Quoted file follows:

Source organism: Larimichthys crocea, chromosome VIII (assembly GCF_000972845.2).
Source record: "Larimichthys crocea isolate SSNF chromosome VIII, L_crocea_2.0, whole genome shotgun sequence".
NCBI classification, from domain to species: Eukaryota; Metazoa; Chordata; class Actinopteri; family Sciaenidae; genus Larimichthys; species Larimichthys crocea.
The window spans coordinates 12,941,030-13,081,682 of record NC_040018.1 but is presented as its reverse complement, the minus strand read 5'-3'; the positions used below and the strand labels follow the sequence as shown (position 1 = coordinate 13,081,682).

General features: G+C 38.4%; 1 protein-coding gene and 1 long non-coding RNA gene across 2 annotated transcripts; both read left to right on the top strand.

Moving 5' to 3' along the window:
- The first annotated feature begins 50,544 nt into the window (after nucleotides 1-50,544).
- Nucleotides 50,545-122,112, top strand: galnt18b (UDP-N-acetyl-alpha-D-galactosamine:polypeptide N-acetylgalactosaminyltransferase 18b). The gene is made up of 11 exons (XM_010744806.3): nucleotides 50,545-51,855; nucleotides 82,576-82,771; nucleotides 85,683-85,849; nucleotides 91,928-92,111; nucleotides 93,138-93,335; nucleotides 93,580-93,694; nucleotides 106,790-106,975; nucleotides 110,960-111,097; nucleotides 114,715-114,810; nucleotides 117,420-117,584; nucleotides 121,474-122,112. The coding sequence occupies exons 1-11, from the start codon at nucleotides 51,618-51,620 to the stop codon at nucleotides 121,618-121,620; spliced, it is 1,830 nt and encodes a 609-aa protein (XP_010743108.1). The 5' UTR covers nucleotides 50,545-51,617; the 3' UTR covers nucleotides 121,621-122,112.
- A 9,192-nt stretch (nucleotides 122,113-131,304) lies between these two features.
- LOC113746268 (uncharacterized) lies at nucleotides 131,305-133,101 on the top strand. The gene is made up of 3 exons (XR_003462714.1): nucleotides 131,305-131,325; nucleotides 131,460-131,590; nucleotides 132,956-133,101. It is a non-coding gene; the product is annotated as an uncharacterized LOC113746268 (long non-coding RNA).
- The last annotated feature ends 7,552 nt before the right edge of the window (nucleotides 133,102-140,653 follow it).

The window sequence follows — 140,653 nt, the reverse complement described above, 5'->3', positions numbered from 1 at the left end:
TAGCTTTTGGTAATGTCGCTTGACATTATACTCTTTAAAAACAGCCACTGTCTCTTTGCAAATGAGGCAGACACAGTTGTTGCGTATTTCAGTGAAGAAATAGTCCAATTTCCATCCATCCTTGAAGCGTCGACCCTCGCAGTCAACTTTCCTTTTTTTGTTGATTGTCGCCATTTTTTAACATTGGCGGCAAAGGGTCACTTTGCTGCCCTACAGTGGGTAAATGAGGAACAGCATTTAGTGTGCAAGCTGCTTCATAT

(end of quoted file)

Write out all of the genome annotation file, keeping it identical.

Source organism: Larimichthys crocea, chromosome VIII (assembly GCF_000972845.2).
Source record: "Larimichthys crocea isolate SSNF chromosome VIII, L_crocea_2.0, whole genome shotgun sequence".
NCBI classification, from domain to species: Eukaryota; Metazoa; Chordata; class Actinopteri; family Sciaenidae; genus Larimichthys; species Larimichthys crocea.
The window spans coordinates 12,941,030-13,081,682 of record NC_040018.1 but is presented as its reverse complement, the minus strand read 5'-3'; the positions used below and the strand labels follow the sequence as shown (position 1 = coordinate 13,081,682).

General features: G+C 38.4%; 1 protein-coding gene and 1 long non-coding RNA gene across 2 annotated transcripts; both read left to right on the top strand.

Moving 5' to 3' along the window:
- The first annotated feature begins 50,544 nt into the window (after nucleotides 1-50,544).
- Nucleotides 50,545-122,112, top strand: galnt18b (UDP-N-acetyl-alpha-D-galactosamine:polypeptide N-acetylgalactosaminyltransferase 18b). The gene is made up of 11 exons (XM_010744806.3): nucleotides 50,545-51,855; nucleotides 82,576-82,771; nucleotides 85,683-85,849; nucleotides 91,928-92,111; nucleotides 93,138-93,335; nucleotides 93,580-93,694; nucleotides 106,790-106,975; nucleotides 110,960-111,097; nucleotides 114,715-114,810; nucleotides 117,420-117,584; nucleotides 121,474-122,112. The coding sequence occupies exons 1-11, from the start codon at nucleotides 51,618-51,620 to the stop codon at nucleotides 121,618-121,620; spliced, it is 1,830 nt and encodes a 609-aa protein (XP_010743108.1). The 5' UTR covers nucleotides 50,545-51,617; the 3' UTR covers nucleotides 121,621-122,112.
- A 9,192-nt stretch (nucleotides 122,113-131,304) lies between these two features.
- LOC113746268 (uncharacterized) lies at nucleotides 131,305-133,101 on the top strand. The gene is made up of 3 exons (XR_003462714.1): nucleotides 131,305-131,325; nucleotides 131,460-131,590; nucleotides 132,956-133,101. It is a non-coding gene; the product is annotated as an uncharacterized LOC113746268 (long non-coding RNA).
- The last annotated feature ends 7,552 nt before the right edge of the window (nucleotides 133,102-140,653 follow it).

The window sequence follows — 140,653 nt, the reverse complement described above, 5'->3', positions numbered from 1 at the left end:
TAGCTTTTGGTAATGTCGCTTGACATTATACTCTTTAAAAACAGCCACTGTCTCTTTGCAAATGAGGCAGACACAGTTGTTGCGTATTTCAGTGAAGAAATAGTCCAATTTCCATCCATCCTTGAAGCGTCGACCCTCGCAGTCAACTTTCCTTTTTTTGTTGATTGTCGCCATTTTTTAACATTGGCGGCAAAGGGTCACTTTGCTGCCCTACAGTGGGTAAATGAGGAACAGCATTTAGTGTGCAAGCTGCTTCATAT